Theresa May argues she will not vote on controversial Brexit legislation

Theresa May argues she will not vote on controversial Brexit legislation

Theresa will not support the controversial Brexit legislation, warning that it will cause “unpredictable damage” to the United Kingdom and threaten the future of the union.

The former Conservative prime minister has accused the UK government of “acting recklessly and irresponsibly” without considering the long-term consequences of its willingness to violate international law.

She referred to strict reservations in parts of the United Kingdom’s internal market bill linked to the Northern Ireland protocol, which seeks to nullify the Brexit divorce agreement.

Prime Minister Boris Johnson has argued that changes are needed to preserve ties between Great Britain and Northern Ireland.

The bill also clarifies that trade in the UK will operate outside the EU’s single market and customs union, amid concerns in Westminster that Brussels could block travel to Britain from Northern Ireland as part of trade talks.

But Johnson strongly condemned Johnson’s actions and questioned whether the government understood what he was signing up for when he agreed to the withdrawal agreement.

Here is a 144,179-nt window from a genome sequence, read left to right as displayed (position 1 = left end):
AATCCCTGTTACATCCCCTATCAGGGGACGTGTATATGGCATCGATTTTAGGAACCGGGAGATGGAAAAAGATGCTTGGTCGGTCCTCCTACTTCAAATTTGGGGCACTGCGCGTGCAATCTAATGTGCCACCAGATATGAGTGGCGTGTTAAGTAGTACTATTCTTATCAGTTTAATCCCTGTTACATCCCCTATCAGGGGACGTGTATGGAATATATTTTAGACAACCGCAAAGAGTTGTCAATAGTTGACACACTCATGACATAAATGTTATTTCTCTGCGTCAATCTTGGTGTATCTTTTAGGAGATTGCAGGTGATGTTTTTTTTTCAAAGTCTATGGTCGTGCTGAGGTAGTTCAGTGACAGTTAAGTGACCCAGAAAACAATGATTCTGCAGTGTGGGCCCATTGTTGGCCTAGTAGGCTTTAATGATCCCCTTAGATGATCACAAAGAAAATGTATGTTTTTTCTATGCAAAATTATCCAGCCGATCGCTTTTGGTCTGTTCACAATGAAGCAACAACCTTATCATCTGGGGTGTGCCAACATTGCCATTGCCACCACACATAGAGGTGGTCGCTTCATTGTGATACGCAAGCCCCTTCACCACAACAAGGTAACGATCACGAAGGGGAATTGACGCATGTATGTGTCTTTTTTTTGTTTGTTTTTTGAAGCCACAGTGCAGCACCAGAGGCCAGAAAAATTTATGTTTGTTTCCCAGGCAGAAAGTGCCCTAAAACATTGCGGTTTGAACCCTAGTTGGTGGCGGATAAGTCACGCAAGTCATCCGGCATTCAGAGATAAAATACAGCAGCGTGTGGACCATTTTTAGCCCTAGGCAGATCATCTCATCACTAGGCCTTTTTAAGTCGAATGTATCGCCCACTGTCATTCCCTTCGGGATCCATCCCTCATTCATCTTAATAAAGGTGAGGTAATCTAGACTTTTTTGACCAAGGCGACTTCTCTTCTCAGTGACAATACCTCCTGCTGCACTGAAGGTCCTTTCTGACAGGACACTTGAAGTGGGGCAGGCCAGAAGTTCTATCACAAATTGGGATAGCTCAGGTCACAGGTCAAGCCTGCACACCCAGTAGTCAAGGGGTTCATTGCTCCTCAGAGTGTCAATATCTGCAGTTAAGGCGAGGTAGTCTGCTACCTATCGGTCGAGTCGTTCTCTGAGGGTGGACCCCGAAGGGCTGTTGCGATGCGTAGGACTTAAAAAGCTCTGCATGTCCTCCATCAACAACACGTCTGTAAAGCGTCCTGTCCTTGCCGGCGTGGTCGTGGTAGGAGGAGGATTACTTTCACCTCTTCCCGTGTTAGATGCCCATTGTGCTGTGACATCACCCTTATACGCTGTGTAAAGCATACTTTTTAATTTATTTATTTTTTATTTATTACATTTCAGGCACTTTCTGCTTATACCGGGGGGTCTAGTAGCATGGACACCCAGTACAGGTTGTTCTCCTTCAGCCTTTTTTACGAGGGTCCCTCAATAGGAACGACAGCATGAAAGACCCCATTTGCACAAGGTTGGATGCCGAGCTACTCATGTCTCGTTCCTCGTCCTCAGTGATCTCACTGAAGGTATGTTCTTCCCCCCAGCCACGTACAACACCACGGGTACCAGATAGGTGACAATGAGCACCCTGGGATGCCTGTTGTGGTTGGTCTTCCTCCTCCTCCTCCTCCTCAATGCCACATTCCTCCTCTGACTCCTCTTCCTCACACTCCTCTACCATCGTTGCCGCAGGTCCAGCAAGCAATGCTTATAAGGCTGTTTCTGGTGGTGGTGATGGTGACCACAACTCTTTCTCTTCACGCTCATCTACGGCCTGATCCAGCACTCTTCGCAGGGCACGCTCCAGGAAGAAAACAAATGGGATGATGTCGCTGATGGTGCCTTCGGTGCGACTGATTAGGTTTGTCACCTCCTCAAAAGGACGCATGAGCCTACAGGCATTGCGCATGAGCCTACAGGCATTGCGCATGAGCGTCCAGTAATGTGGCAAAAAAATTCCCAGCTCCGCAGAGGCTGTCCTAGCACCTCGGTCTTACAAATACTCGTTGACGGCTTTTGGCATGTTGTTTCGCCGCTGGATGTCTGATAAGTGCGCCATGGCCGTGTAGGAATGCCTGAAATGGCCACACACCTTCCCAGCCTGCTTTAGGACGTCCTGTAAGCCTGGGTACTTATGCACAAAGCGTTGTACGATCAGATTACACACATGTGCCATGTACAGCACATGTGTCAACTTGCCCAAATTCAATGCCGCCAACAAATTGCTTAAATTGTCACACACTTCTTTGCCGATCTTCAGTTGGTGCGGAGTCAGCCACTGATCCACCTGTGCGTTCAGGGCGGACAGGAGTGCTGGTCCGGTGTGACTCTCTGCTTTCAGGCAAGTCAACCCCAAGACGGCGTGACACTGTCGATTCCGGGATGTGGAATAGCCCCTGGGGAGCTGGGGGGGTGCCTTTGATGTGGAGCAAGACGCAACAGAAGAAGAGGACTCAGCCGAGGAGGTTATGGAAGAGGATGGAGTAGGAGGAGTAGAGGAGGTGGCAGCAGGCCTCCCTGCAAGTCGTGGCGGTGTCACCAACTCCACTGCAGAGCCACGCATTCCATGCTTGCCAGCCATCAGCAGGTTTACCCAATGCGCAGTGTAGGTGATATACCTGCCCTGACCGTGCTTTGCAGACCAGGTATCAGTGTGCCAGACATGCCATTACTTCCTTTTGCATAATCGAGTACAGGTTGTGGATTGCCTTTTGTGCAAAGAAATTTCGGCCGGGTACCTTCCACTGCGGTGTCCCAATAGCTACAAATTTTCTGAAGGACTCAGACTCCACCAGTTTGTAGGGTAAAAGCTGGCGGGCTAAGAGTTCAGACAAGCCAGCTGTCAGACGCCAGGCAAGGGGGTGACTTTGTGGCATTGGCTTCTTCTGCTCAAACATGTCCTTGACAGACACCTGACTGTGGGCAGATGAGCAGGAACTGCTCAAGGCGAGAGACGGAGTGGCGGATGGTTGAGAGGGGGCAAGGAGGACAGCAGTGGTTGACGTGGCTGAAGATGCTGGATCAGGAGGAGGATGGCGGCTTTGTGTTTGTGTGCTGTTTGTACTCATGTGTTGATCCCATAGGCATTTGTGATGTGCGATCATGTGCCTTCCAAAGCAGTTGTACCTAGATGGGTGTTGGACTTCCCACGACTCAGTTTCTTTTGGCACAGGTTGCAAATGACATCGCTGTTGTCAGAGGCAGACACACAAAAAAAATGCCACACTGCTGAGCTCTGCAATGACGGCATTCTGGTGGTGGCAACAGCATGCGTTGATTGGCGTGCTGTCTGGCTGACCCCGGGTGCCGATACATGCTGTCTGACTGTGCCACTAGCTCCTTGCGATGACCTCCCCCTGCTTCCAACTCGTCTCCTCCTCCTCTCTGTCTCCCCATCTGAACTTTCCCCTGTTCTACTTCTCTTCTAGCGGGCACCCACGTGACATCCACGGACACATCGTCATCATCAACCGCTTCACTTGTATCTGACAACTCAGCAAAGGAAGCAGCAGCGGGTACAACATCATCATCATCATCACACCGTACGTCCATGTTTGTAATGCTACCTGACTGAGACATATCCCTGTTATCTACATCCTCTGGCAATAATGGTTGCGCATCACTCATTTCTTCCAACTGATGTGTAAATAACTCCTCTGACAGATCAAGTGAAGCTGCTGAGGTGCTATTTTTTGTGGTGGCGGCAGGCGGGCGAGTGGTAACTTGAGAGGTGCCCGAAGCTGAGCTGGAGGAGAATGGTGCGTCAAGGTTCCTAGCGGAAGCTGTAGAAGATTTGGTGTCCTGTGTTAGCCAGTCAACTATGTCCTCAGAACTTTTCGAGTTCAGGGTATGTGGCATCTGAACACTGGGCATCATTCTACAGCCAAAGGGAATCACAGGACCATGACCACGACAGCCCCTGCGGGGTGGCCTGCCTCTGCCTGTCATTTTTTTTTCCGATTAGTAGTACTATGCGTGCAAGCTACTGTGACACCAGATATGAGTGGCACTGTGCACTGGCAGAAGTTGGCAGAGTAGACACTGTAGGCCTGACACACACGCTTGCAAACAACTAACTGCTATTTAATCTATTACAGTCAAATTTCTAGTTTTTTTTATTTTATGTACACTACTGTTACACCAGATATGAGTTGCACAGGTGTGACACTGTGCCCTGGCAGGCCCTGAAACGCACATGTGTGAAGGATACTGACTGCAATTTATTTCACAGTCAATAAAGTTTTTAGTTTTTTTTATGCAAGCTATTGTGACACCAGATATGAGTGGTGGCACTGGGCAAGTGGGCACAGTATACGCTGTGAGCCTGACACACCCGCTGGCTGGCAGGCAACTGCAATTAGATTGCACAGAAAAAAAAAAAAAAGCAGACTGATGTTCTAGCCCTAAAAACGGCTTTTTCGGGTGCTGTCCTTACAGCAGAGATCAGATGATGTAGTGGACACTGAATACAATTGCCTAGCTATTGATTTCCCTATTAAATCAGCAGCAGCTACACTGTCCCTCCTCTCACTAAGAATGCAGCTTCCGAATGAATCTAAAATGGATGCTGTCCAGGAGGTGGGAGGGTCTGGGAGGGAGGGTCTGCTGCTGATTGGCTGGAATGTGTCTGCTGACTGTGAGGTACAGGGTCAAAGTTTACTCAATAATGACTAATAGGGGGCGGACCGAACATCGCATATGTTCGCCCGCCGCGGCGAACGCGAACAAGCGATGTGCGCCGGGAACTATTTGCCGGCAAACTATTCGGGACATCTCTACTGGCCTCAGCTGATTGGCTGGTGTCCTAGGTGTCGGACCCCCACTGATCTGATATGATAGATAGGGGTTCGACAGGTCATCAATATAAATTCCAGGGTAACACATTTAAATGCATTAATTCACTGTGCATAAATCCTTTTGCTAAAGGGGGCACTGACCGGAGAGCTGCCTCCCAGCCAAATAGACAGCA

They added that a litigation process would be available, meaning that the government’s controversial additions “have no place in this bill.”

May told the Commons: “I can not say how concerned I am that a Conservative government would take back its word and violate an international agreement signed in good faith and violate international law.”

When Conservative Bill Cash tried to intervene, May scoffed: “I wish I had $ 10 each time I paved the way for him in a debate or statement over the past few years.”

Bill, chairman of the European Commission of Inquiry, said the European Union and other states had “consistently violated international law” – including the UK.

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He may retort: ​​“If someone does something wrong, is it right for him to do something wrong? Sorry, I do not agree with him. ”

Tory MP Maidenhead acknowledged that his party colleague Bob Neil had made “every effort” to deal with the impact of Articles 41 to 45 and to reach an agreement with the government on when powers could be exercised.

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May continued: “Honestly, my view is that the decision to violate international law does not matter whether it is a minister or this Parliament – it is still a decision to violate international law.

“It can only weaken the UK in the eyes of the world.

“As a nation, our greatest strength is our commitment to the rule of law, which will not fail.

“As a nation, our reputation for standing by its word will be tarnished.

“The willingness of other nations to trust the United Kingdom and its values ​​will diminish.

“Too much for the global UK.”

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